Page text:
We are told that there was a deadline for the passage of this bill if debt relief was not to be lost. Since this deadline was known, in advance, for some time by the Government the real question is why the Government not ensured that the bill came to the National Assembly in good enough time to allow for a full and proper consideration of all relevant issues. There is no one but the Government to blame for this unacceptable situation.
This is the second time in quick succession that the Government has rushed complex legislation with far reaching national consequences in great haste through the National Assembly. The prior occasion was the passage of the procurement bill.
We are led to believe that the repeated pretext of an imminent deadline may be a deliberate creation by the Government to stifle debate and deny the essence of Parliamentary democracy to the opposition. This approach does not bode well for our beloved country.
The PNCR shall continue, nevertheless, to seek out opportunities to work with others, including the Government, to pursue, indefatigably, the national interest.
DISCIPLINED FORCES COMMISSION:
The PNCR compliments the Chairman and Commissioners of the Disciplined Forces Commission for presenting an interim report on the functioning of the Guyana Police Force to the National Assembly within the time prescribed. This, in the Party’s view, is testament to the fact that diverse views and opinions can be harnessed to arrive at consensus positions in the national interest.
The PNCR wishes again to praise the work of former Commissioner Maggie Beirne and to welcome the appointment of Dr. Lutchman. The Party remains convinced that in the interest of achieving modernized disciplined forces, the Commission will continue to work assiduously to complete its remaining work and to produce a veritable blue print for future success in this regard. It is apposite to note that one of the principal recommendations contained in the interim report has been a call for the government to table a five-year plan for the rehabilitation of the Guyana Police Force. For our part, we remain ready, willing and able to further the work of the Commission and have already identified a team of Parliamentarians to examine and give effect to the numerous findings and recommendations contained in its many pages. Continuing events of crime and consequential insecurity generated within the citizenry makes the work of Parliament urgent and the Party therefore calls on the government to join with it in making this a priority in the upcoming weeks.
IS GUYANA BECOMING A NARCO STATE?
Studies of drug production and trafficking have labelled certain countries as narco states, that is states where the production, distribution, transhipment and export of illegal narcotic drugs has so permeated the economic political and social life of the country. There are certain criteria which are applied in deciding whether or not a state is or is becoming a narco state.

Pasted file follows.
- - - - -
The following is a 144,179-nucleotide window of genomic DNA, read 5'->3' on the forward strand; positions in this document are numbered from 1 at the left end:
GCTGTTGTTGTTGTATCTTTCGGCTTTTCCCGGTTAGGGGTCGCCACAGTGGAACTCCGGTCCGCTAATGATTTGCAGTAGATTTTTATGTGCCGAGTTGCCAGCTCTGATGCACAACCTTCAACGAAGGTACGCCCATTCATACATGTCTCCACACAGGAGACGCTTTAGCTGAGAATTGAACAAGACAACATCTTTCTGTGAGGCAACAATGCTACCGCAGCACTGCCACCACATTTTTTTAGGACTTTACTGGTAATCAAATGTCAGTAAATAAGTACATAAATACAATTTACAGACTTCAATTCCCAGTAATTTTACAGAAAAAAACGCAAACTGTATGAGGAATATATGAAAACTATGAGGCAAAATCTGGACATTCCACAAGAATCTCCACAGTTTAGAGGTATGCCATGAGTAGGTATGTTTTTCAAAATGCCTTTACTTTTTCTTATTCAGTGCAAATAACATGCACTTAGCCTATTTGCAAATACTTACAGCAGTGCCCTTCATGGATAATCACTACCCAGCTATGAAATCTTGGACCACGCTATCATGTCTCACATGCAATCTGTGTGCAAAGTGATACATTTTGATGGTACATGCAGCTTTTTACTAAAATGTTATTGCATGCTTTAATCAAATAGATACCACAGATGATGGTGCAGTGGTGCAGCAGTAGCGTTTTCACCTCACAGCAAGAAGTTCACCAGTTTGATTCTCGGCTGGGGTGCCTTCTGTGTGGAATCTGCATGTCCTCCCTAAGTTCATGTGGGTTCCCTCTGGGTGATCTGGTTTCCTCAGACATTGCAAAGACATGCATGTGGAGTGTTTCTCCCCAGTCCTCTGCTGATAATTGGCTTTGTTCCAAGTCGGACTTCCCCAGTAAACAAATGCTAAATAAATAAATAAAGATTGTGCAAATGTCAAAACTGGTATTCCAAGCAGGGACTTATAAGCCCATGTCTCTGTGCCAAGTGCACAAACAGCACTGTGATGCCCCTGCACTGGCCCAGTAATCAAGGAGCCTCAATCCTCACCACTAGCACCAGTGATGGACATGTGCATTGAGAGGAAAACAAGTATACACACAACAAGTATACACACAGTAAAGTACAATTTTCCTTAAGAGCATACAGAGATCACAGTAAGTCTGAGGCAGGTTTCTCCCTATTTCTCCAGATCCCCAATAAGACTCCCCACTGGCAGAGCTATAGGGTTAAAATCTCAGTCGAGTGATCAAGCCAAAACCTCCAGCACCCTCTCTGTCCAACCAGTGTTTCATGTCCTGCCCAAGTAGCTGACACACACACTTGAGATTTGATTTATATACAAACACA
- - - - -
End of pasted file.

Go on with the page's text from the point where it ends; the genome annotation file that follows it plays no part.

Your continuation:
1. The extent to which the country is a major producer or exporter of one or more major narcotic substance.
2. The extent to which the production and export of narcotics forms a significant proportion of the country’s gross national income.
3. The degree to which the laundering of illegal drug money has distorted and corrupted the financial markets and institutions.
4. The extent to which the operations of drug organisations have corrupted the effectiveness of law enforcement agencies.
5. The extent to which crimes which are related to drug trafficking such as illegal firearms trade and people smuggling have grown.
6. The degree to which the crime and internal security situation has deteriorated as a result of the penetration of drug traffickers.
7. The extent to which the operations of drug traffickers and the related violence and insecurity has affected political instability.
8. The extent to which some civil authorities and institutions and both public and political officials are corrupted by connections with the narcotic trade.
9. The degree to which the state offers protection to the operations of drug producers and traffickers and the degree to which despite the declarations of wars on drugs, the drug trade operated without significant detection or prosecution.
10. The extent to which the operations and connections of known drug lords affect public policy.
One of the important points that have been noted worldwide is that violent attacks and armed wars do not help the fight against drugs. Indeed, many experts argue that violent drug wars without proper policing and effective detection and correction of the scourge of money laundering often create increased instability and triggers violent reactions of the drug organisations. While Guyana is probably not yet a major producer or exporter in the order of the leading narco states, it appears that most of the other criteria apply to some degree. The people of Guyana are invited to judge for themselves whether based on their answers to these questions Guyana is, or is on the way to becoming a ‘Narcostate’
HOYTE COMMEMORATION ACTIVITIES:
As part of the first anniversary of the passing of the late Former President Desmond Hoyte an half hour television documentary entitled HOYTE IN ACTION produced by FRANCIS QUAMINA FARRIER will be aired on local television channels over the next week. In addition the following activities are planned and we look forward to the participation of all Guyanese:
DATE EVENT TIME
Sun, December 21, 2003 Walk & Run 6:00 am
Mon, December 22, 2003 Floral Tribute at Seven Ponds
Choral Memorial entitled “COURAGE”
New Amsterdam Town Hall, East Berbice 7:00 am
People’s National Congress Reform
Congress Place, Sophia,
Thursday, December 18, 2003